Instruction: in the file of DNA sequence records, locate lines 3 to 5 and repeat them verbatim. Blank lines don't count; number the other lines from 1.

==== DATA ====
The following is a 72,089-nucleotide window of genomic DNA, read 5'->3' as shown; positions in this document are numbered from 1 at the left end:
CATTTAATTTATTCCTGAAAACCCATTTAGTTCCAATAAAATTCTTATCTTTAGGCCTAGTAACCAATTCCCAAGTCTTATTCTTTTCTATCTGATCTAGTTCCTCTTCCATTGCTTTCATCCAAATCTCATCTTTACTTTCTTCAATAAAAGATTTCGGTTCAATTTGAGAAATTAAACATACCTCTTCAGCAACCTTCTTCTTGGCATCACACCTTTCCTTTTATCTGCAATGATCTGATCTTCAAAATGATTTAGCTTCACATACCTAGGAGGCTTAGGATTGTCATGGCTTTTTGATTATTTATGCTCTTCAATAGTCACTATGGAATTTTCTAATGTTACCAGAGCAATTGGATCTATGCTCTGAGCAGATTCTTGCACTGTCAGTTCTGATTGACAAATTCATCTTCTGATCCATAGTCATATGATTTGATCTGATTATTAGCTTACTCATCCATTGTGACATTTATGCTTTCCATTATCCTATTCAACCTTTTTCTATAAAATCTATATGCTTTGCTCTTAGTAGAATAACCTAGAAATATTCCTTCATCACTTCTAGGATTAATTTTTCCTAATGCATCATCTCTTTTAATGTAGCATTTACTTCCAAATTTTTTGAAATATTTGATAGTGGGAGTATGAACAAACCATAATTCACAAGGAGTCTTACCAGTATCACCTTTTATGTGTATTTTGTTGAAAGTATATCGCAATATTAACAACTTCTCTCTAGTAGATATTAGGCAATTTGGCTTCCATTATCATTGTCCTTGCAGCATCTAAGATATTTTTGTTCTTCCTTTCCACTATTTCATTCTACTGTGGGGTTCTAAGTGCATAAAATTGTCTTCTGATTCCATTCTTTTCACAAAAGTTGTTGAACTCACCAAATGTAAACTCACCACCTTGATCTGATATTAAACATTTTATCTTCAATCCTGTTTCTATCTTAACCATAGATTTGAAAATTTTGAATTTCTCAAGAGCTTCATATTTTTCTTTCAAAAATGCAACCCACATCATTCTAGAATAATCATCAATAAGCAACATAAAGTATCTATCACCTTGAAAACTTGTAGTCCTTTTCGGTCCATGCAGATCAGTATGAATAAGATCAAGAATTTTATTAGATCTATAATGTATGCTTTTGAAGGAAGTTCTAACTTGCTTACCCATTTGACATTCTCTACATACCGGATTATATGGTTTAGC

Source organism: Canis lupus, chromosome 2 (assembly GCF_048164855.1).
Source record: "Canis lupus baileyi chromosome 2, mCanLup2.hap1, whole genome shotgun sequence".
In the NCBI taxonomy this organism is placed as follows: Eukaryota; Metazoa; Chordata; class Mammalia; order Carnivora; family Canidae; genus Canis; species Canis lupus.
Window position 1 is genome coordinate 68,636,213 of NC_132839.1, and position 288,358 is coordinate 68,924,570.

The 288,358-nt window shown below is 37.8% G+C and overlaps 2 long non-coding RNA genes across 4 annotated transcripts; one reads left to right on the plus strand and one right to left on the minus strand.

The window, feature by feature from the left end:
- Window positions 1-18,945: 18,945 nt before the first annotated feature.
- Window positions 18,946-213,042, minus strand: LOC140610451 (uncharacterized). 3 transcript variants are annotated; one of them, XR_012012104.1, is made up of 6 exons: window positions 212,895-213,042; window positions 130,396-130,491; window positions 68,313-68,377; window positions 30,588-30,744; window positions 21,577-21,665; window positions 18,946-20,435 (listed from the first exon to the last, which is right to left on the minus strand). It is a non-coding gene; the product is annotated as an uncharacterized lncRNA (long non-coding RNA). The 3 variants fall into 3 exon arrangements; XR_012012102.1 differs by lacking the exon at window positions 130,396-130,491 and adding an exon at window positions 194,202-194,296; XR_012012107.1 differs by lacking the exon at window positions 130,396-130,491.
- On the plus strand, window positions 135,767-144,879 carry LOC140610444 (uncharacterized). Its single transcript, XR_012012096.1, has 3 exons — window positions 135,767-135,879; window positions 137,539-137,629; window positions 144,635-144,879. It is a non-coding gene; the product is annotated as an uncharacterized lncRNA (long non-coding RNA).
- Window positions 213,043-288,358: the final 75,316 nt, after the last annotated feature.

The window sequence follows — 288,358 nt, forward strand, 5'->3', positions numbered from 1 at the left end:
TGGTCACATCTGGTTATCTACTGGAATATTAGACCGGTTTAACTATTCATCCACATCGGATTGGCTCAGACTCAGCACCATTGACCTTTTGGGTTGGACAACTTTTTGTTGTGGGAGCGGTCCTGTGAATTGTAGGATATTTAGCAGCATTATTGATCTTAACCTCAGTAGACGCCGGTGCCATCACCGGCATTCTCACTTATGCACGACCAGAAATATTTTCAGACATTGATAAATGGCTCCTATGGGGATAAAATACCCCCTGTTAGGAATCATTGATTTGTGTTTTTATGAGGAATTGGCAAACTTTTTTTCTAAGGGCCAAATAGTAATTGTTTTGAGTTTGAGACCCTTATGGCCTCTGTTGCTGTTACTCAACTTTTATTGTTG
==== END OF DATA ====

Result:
Source organism: Canis lupus, chromosome 2 (assembly GCF_048164855.1).
Source record: "Canis lupus baileyi chromosome 2, mCanLup2.hap1, whole genome shotgun sequence".
In the NCBI taxonomy this organism is placed as follows: Eukaryota; Metazoa; Chordata; class Mammalia; order Carnivora; family Canidae; genus Canis; species Canis lupus.